"China's first world's fair and the largest in history by size, attendance, and international participants, Expo 2010 even saw the largest world's fair attendance in a single day: over one million on 16 October 2010. Expo 2010 broke the record for area previously held by the 1904 Louisiana Purchase Exposition and the record for attendance previously held by Expo 70."

Also, I know that one of the days I was at Expo 2010 had an attendance of 630,000. 

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As Jim mentioned,  Labyrinth, the Bell Canada 360 degree theater and Kaleidoscope rivaled anything the US corporations offered even if one had to stand or walk through.

Unfortunately, I didn't get to see any of these attractions as the lines were way too long.  This fair was really crowded!

I still preferred the ride-through exhibits at New York, both for their technology and their ability to move crowds.  Dark ride attractions were a relatively new concept, especially if you had never been to a Disney type park up to that time.  The idea of just sitting down in an air conditioned environment and gliding through a building with stereo narration, even for just a few minutes, was a welcome treat after standing in long lines in the summer heat.

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I stand corrected.  That single day attendance record stood until 2010.  

What was that single day attendance record set in St.Louis, however?  Opening day was about 187,000 (178,000 paid) with a total of 19.6 million.  What was the single day record that was set?  What were the numbers?  It's difficult believe it surpassed 570,000 in 1904.  I cannot find any reference to it.

Irv, I'm sorry you missed those pavilions.  They have remained in my memory for fifty years.  Nevertheless, your photos are very cool.  It appears you have some very good Expo memories.

 

PS:  Any chance you still have that shirt and those shades?  You were looking pretty cool back in the day. 

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Expo might still have the record for *paid* admissions.

In 2010 we heard that Shanghai bussed in massive numbers of people that day simply to break the record.  It doesn't necessarily reflect a particular extraordinary interest by residents of the Asian continent in attending an International Exposition.  It reflects the determination of a totalitarian regime to market itself.

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I remember that story from 2010. At the time, I figured it was China's way to simply shatter records as the exposition came to an end and that's what happened.  If there was some sort of Exposition Hall of Fame, Shanghai's attendance numbers would probably merit an asterisk.

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Thank you, Bill.  Your words mean a great deal to me.  And I just really looked at Irv's final photograph--the shot taken from the USSR pavilion over the massive hammer and sickle monument in front of the building and down Ile Notre Dame.  That's a wonderful shot and one that I've never seen prior to this.  If that could be cleaned up a bit, it would be a treasure.  I really like Irv's photos because they are so in the moment, so real.  I am very grateful he shared them with us.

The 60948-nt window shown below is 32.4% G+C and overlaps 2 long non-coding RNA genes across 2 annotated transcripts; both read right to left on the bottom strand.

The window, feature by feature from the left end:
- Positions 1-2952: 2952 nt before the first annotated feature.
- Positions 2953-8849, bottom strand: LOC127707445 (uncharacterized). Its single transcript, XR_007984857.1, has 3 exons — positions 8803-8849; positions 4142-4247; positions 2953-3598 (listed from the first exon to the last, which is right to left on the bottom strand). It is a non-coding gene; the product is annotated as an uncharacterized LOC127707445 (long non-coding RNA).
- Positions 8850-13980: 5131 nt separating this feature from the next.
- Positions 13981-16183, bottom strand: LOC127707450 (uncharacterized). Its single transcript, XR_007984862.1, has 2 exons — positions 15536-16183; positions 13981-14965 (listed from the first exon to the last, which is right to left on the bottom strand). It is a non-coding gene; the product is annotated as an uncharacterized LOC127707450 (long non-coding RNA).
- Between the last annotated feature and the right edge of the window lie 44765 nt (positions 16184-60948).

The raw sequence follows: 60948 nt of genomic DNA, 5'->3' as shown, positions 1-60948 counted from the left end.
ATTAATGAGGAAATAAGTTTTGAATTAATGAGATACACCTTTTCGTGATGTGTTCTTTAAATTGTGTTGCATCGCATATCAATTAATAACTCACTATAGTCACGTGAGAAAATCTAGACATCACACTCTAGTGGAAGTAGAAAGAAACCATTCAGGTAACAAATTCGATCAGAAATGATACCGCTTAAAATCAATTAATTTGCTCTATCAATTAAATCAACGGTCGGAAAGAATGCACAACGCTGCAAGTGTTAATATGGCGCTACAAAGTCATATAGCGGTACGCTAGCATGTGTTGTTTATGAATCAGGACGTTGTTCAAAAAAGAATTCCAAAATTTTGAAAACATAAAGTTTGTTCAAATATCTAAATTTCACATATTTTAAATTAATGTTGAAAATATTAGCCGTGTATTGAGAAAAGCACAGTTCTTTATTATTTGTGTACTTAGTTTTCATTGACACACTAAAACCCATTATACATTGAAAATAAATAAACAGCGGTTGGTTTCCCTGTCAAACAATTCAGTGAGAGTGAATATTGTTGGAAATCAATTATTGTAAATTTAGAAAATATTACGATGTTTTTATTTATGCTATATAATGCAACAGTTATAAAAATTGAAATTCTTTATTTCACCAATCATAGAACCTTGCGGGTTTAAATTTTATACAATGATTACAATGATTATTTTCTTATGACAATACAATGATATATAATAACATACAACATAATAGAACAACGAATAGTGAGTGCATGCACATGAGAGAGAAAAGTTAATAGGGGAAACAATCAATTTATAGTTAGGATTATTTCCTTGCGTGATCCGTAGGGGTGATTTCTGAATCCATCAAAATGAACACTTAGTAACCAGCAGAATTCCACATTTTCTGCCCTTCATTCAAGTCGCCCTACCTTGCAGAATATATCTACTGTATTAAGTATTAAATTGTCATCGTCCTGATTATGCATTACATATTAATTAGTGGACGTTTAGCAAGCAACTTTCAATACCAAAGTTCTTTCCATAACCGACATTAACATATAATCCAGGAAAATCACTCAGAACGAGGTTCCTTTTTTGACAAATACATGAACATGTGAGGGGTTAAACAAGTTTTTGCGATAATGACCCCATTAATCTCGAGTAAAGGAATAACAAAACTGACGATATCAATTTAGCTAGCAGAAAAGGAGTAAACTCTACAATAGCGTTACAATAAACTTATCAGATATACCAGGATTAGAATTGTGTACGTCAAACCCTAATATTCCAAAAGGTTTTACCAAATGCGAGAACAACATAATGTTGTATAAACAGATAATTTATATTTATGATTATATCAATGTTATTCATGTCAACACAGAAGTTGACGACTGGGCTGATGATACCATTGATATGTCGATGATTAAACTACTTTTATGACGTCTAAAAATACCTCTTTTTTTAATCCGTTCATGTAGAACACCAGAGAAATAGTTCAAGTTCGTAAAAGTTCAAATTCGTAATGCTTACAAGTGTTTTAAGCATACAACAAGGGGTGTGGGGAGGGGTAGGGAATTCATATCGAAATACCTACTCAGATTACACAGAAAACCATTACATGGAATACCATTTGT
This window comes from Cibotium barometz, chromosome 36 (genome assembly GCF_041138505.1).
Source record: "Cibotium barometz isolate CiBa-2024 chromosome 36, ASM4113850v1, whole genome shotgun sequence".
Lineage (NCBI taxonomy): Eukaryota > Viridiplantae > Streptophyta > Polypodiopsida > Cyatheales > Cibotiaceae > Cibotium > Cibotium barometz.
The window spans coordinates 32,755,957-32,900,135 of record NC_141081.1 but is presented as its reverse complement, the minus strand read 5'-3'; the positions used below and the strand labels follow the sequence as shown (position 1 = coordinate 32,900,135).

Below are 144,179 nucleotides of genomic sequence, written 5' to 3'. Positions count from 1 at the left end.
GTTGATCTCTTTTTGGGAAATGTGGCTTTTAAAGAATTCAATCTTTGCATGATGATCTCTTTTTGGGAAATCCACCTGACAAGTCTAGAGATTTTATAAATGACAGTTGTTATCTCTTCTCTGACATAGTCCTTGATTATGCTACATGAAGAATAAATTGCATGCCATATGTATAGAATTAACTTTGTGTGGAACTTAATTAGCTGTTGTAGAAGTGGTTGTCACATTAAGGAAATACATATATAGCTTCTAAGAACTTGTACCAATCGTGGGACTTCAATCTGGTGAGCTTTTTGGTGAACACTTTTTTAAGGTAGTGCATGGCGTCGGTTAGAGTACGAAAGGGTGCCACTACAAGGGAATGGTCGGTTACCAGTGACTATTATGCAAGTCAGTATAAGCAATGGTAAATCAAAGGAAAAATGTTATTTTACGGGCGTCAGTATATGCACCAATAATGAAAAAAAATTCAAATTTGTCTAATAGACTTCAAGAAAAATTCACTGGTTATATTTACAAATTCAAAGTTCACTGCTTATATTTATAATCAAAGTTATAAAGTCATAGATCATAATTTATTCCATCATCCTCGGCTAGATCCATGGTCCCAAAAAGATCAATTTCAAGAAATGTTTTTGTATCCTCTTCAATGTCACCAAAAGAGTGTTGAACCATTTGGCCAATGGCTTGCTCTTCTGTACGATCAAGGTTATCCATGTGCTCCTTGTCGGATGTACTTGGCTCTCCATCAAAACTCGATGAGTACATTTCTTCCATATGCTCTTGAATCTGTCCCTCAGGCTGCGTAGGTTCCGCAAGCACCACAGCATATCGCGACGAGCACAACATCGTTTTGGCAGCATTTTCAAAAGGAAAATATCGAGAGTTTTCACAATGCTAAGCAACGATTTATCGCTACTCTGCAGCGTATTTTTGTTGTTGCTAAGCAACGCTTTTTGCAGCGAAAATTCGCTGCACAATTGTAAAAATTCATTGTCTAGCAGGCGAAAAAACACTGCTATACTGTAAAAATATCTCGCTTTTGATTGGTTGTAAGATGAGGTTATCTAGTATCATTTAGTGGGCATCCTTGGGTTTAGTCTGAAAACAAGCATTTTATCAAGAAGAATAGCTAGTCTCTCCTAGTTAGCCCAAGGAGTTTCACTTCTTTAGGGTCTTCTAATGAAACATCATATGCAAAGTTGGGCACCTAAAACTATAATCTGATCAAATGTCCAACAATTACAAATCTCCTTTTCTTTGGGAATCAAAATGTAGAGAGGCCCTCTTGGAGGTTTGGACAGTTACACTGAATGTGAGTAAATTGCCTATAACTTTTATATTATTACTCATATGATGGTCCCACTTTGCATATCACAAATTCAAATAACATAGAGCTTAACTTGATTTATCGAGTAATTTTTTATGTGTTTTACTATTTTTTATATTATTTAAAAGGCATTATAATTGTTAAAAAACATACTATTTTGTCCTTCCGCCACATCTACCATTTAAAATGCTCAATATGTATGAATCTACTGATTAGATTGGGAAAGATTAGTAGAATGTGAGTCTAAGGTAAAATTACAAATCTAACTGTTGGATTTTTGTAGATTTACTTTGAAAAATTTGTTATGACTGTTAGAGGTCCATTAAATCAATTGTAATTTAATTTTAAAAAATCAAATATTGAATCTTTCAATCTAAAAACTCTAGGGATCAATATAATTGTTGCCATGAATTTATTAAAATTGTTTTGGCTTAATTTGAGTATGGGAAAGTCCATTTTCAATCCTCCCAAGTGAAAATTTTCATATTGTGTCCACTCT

Thinking about the NYWF and Expo 67 I believe there is another important distinction; leadership.  While the NYWF leadership was fraught with contention and Robert Moses was a political lightening rod, Expo's leaders were remarkably efficient and highly regarded in both the Francophone and Anglopone communities.  Pierre Dupuy as Commissioner General charmed over sixty nations into participating.  He appointed Robert Fletcher Shaw as deputy commissioner.  An engineer by trade, his leadership helped determine Expo's architectural design and he met all of the almost impossible construction deadlines.  The leadership names are proof that a bridge between French and English Quebec was built;  Edward Churchill, Yves Jasmin, Dale Rediker and Philipe de Gaspe Bueaubien.  These men and others were dubbed by the press as Les Durs (The Tough Guys).  And then there was Jean Drapeau, Montreal's dynamic and visionary mayor who dreamed big when it came to Montreal's debut on the global stage.  His dream was to create those islands and build a fair nobody would ever forget.  The 2017 film, Expo 67 Mission Impossible, is aptly named simply because this cooperative team did what few believed could ever be accomplished. 

 

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I do believe there was a purge or other exodus of some of the early Expo leaders, but they eventually started working together unlike in NY.

Hope you enjoy this one, Jim.

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I think that in the end, the 1964-65 NYWF was more of an American Fair, due to the BIE boycott. Although it holds a special place for those who attended and got the first taste of Disneyland-style dark rides (or more accurately, EPCOT Center-style dark rides), the international visitors didn't want to come to see a very US-centric fair.  That could account for  much of the attendance miss. 

I'd also imagine that the construction and operation costs were much higher than anticipated, as always happens for any construction project with a fixed timeline in the northeast, leading to the financial crisis. I haven't seen if Expo 67 had similar budget overruns, but it didn't look like they were struggling with half-finished pavilions at opening.

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You are correct, Bill.  The changes came when Prime Minister Lester Pearson formed a Liberal government in the Spring of 1963.  Former Expo appointees (appointed by PM John Diefenbaker) resigned from the project.  Mr. Pearson appointed Pierre Dupuy as Commissioner General and he made the appointments I listed in the previous post.  They were his successful team.

Beautiful photo and I can clearly see the pavilion of Thailand off to the left.  The information booth just to the right is very cool.  I remember those booths.

Hi Speedwell, you are correct that Expo did not struggle with half finished pavilions.  One news story in the late winter of 1967 cited Pierre Dupuy threatening to bulldoze the Mexican pavilion into the St. Lawrence River if it continued to fall behind construction deadlines.  It was completed and open just a day or so after Expo opened its gates.